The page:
It's mounted under the table using a ROLINE PC holder. You won't get any design awards with it, but it's easy to assemble and allows the computer to move with the table, minimizing the number of cables that need to have a flexible length.

monitor

The monitor is an older Dell UltraSharp U2515H - a 25" 2560×1440 model. It sits on an Amazon Basics Monitor Arm (which is identical to an Ergotron LX to the best of my knowledge) and is accompanied by a Dell AC511 soundbar.

I don't use the adjustable arm much. It's from the time I had no real standing desk and would use the arm and a cardboard box to lift the monitor and keyboard to a standing level. If you don't want to invest in a standing desk, that's the best and cheapest solution!

The soundbar is sufficient for listening to music while working and for chatting with colleagues.

webcam

A Logitech C920 Pro, what else?

Works perfectly under Linux with the UVC driver and has rather good microphones. Actually, so good that I never use a headset during video calls and so far nobody complained about bad audio.

keyboard

A ThinkPad Compact USB Keyboard with TrackPoint. The keyboard matches the one in my T480s, so my brain doesn't have to switch. It was awful when I still had the "old" model and had to switch between the two.

UK layout. Sue me. I like the big return key.

mouse

A Logitech MX Master 2.

I got the MX Revolution as a gift a long time ago, and at first I was like: WTF, why would anyone pay hundred bucks for a mouse?! Well, after some time I knew, it's just that good. And when it was time to get a new one (the rubber coating gets all slippery after some time) the decision was rather easy.

I'm pondering if I should try the MX Ergo or the MX Vertical at some point, but not enough to go and buy one of them yet.

other

notepad

I'm terrible at remembering things, so I need to write them down. And I'm terrible at remembering to look at my notes, so they need to be in my view. So there is a regular A5 notepad on my desk, that gets filled with check boxes and stuff, page after page.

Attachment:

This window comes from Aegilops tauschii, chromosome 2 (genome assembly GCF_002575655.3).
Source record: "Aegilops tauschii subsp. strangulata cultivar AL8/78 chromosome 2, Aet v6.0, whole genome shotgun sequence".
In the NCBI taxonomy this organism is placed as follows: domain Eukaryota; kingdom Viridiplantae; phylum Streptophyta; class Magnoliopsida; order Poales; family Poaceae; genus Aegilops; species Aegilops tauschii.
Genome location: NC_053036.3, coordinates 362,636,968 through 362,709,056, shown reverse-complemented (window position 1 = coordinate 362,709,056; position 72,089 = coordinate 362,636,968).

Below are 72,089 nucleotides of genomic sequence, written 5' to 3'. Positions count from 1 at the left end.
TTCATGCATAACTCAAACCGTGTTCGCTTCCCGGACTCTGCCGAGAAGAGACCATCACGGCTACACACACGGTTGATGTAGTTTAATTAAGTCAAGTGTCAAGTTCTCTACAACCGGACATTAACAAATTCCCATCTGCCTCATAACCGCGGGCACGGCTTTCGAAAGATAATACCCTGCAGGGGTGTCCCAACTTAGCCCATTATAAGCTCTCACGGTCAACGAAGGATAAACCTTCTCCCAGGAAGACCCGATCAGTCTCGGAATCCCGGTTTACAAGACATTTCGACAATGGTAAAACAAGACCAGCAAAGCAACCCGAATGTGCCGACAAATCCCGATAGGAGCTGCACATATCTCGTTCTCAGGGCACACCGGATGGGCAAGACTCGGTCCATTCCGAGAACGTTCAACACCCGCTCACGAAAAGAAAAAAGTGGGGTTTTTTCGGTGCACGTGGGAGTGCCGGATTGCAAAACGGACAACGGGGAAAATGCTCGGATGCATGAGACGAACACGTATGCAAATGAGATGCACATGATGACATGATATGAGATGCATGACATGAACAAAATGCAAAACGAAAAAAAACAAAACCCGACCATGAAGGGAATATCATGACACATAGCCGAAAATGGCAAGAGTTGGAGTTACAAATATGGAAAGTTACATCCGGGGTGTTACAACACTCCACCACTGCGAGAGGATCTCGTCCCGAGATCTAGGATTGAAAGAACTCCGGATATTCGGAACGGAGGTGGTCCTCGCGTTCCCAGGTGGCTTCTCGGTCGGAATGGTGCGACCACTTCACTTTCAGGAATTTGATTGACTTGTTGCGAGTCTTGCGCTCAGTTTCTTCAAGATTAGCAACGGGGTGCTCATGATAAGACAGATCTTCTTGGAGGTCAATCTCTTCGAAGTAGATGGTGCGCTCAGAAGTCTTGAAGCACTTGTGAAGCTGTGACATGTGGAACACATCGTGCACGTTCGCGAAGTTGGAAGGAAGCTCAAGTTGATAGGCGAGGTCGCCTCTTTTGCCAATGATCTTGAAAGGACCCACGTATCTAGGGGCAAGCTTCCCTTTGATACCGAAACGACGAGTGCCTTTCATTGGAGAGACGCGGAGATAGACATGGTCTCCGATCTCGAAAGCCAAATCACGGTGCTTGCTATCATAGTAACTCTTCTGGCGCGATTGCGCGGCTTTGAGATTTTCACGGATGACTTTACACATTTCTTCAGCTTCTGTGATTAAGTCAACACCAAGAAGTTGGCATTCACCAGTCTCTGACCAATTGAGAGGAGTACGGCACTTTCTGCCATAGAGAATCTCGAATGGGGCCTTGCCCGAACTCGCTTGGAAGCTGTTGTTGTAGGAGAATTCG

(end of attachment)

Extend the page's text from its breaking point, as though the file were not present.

coaster

It's a wooden table, you don't want to have liquids on it, right? Thankfully a friend of mine once made coasters out of old Xeon CPUs and epoxy. He gave me one in exchange for a busted X41 ThinkPad. I still think I made the better deal ;)

yubikey

Keep your secrets safe! Mine is used as a GnuPG smart card for both encryption and SSH authentication, U2F on various pages and 2FA for VPN.

headphones

I own a pair of Bose QuietComfort 25 with an aftermarket Bluetooth adapter and Anker SoundBuds Slim+. Both are used rather seldomly while working, as my office is usually quiet and no one is disturbed when I listen to music without headphones.

what's missing?

light

I want to add more light to the setup, noth to have a better picture during video calls but also to have better light when doing something else on the table - like soldering. The plan is to add an IKEA Tertial with some Trådfri smart LED in it, but the Tertial is currently not available for delivery at IKEA and I'm not going to visit one in the current situation.

bigger monitor

Currently pondering getting a bigger (27+ inch) 4K monitor. Still can't really decide which one to get. There are so many, and they all differ in some way. But it seems no affordable one is offering an integrated USB switch and sufficient amount of USB ports, so I'll probably get whatever can get me a good picture without any extra features at a reasonable price.